Stevenson, who was 9 at the time, traveled from Massachusetts to Washington with his parents for the gathering, which was called the March on Washington for Jobs and Freedom.
The Stevensons took a bus from Massachusetts. He remembers stopping at a Howard Johnson's for lunch.
“And then from there, we went on to Washington, parked the bus, got out” and saw “thousands and thousands and thousands of people," he said.
King gave his address from the steps of the Lincoln Memorial.
“The only thing I remember is being down by the Reflecting Pool, at the end of the Reflecting Pool, and wanting to get to the other end. Being a little kid, you just want to make it through the crowd,” said Stevenson, who today lives 8 miles west of Conde.
Stevenson also remembers how the speech reverberated throughout the whole area.
But he did see King from a distance and he did listen to some of the speech, standing next to his parents.
“They tried to make me stand still, which was hard to do at that age,” said Stevenson, admitting the event didn't mean a lot to him at the time.
He knew that it was a big trip, but it wasn't until later that he realized the significance of the March on Washington. He's surprised at people's reaction when he tells them he heard King's “I Have a Dream” speech in person.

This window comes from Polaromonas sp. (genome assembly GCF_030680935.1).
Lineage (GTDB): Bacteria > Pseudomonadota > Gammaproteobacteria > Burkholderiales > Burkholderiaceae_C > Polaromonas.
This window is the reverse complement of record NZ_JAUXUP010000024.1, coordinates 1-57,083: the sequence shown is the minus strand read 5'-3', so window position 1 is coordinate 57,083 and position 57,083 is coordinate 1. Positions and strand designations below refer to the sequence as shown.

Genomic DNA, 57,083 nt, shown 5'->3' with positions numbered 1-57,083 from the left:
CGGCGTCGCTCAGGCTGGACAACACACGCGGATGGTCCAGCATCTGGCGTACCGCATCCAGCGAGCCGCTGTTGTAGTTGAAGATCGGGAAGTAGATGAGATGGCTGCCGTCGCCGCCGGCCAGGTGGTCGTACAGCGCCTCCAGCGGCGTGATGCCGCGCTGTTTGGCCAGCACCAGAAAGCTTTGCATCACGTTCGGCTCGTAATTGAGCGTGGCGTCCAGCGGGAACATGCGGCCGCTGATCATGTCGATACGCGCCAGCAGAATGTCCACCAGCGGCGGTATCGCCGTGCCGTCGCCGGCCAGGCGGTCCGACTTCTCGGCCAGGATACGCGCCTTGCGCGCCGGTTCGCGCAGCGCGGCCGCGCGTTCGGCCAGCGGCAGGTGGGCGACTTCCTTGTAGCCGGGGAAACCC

“It was a trip. I know it was historic. But it's amazing how people react when I say I was there.”
Stevenson, 59, moved to South Dakota five years ago. Before that, he'd visited the state for many years. A former member of the Ice Capades and other skating shows, he teaches skating during the winter for the Aberdeen Parks, Recreation and Forestry Department. He also worked in the financial industry in California.
When Stevenson was a youngster, his father, also named Walter, was the president of the NAACP in Massachusetts. In that position, he helped organize people in Massachusetts to go to the March on Washington. At the time, the Stevensons were living in Falmouth, Mass. He and his mother got a ride from Cape Cod to Boston in a limousine owned by a man who “wanted to go to the March on Washington, but was too old,” Stevenson recalled.
There were many buses waiting in Boston to take people to Washington, he said.
Stevenson remembers attending meetings with his father, but the March on Washington was the only time he saw King. The Stevensons were friends with Edward Brooke, a U.S. senator from Massachusetts.
“My dad did a lot of talking and speeches with him, and had him do a lot of speeches at different rallies.”
Rep. Shirley Chisholm of New York “was another person that was in our life a little bit, but not as much as Edward Brooke.”
Stevenson's parents had memorabilia and articles that King had written.
“We tried to live the right life of being true to oneself and being as kind as possible to others, no matter what happened to us.”
It was hard for young Stevenson “being called names in school and things, being different,” he said. “But Dad always had a conversation with me, telling me that's not really them.” What he meant was the children were just repeating what they'd heard from their parents.